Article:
No, why not offer the free upgrade to Vista+ instead of 7+ (for legitimate installs)?
I don't quite get why the cut-off is Windows 7 and not Vista? The hardware requirements are basically the same from Vista to 10, and internally that would cover a free upgrade to 10.0 for Windows versions 6.0 to 6.3.
Not to mention getting home users off IE9 would be a big plus for the web in general (assuming you've already just dropped IE8 users like you should have).
As far as I know, it is IE 12 (Trident 8.0), but they consider it a fork, which means technically you can have different features and support in Edge 1.0 and a future hypothetical actual IE 12. Mostly what they did was *remove* all kinds of backwards compatibility stuff from Edge, so that you can't trigger IE10/9/8/7/5 (yes, 6 was not a choice) rendering modes anymore. You can't use VBScript, ActiveX, and all kinds of other non-standard stuff. IE10+ is already a pretty decent modern browser, very much on par with Firefox and Chrome, so you should expect Edge to be just as good, as long as you're writing standard HTML5 code.
I tend to include in the headers of sites I write recently, because it removes the button in IE that lets users toggle backwards compatibility mode, but lazy people could previously use that tag with IE=8 or IE=5 to force IE into backwards compatibility rendering modes instead of updating their sites with standards compliant code. I guess that will no longer work with Edge. It will only render in HTML5 standards mode and nothing else now.
If you write to HTML5/CSS3 standards, any web app written in the last few years can easily target IE9+ and work on Firefox/Chrome/Edge with no issues. It's only people who rely on huge bloated frameworks to provide backwards compatibility with IE6 that have issues with their stuff suddenly not working on IE10 or IE11.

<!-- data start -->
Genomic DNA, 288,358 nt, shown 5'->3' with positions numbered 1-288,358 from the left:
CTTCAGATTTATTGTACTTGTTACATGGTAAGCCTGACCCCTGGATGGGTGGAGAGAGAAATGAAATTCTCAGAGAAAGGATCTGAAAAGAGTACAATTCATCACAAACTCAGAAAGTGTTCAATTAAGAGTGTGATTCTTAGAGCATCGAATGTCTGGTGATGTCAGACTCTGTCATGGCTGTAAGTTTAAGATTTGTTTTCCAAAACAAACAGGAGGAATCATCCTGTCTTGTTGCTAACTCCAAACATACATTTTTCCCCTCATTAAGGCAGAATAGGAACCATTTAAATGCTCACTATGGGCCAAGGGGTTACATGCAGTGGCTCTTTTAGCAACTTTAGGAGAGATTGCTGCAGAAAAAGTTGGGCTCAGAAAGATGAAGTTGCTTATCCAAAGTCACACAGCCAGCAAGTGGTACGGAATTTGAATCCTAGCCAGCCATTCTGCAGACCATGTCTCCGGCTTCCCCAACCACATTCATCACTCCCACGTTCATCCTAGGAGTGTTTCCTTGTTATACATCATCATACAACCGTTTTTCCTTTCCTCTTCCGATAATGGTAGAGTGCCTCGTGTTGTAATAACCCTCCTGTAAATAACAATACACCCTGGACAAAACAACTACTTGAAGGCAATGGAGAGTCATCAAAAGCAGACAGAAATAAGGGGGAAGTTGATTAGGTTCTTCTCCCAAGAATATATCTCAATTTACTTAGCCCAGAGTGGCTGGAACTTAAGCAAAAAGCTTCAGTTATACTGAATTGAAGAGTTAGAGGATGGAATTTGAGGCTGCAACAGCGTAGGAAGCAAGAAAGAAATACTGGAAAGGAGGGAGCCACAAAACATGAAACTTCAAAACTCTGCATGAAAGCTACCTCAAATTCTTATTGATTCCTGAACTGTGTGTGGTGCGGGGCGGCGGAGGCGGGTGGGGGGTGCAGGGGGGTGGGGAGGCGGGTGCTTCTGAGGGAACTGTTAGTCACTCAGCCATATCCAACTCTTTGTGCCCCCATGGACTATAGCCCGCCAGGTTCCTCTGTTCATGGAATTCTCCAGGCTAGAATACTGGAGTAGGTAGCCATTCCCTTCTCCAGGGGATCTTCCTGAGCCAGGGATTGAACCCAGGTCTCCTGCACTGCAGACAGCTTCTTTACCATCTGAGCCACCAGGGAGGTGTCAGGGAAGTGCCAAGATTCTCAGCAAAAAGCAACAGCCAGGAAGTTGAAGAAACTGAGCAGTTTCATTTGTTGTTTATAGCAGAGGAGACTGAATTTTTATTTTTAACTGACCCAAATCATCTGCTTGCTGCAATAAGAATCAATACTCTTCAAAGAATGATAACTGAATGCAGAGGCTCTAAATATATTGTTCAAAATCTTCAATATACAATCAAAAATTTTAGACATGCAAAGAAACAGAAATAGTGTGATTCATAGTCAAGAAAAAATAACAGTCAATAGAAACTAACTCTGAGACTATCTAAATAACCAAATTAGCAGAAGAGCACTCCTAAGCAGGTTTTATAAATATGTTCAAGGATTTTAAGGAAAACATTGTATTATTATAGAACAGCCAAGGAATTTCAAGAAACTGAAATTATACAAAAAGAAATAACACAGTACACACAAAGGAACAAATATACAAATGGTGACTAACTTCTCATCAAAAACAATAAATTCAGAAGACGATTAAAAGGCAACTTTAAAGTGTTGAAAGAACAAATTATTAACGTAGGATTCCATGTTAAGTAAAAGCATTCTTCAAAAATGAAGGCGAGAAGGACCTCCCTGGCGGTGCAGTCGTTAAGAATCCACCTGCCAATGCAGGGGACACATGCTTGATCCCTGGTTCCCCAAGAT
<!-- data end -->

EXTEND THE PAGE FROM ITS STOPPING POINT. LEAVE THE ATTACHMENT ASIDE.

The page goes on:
Basically, right now, everybody needs to drop IE8 support, and you can pretty much stop using jQuery and modernizer and all that other cruft. If you drop IE9 support (which is really only Vista users), you'll quickly find that Chrome is the lowest common denominator to support.
Except it's really effectively Trident 8.0 / IE 12. Only, they forked it and removed all the legacy support from it, then left a copy of Trident 7.0 / IE 11 around in case you need legacy support still. So it's not really the first version of anything, and it's not like it's completely from-scratch code.
What's the default? If it's like OS X's Gatekeeper BS, then it's not really optional. Most Mac users are honestly too stupid to know that Gatekeeper exists or where to change the default so that they can install non-App-store software.
Like bugs in features that people actually want to use - http://ark42.com/chrome/
Just FYI, in Japan, it doesn't mater if it's true. You cannot post anything that would bring financial harm to a company. True facts or not, if you post negative things just to hurt a company, you're breaking the law in Japan. I don't see how Google can win this actually. Of course, they're free to keep showing the negative reviews in other countries.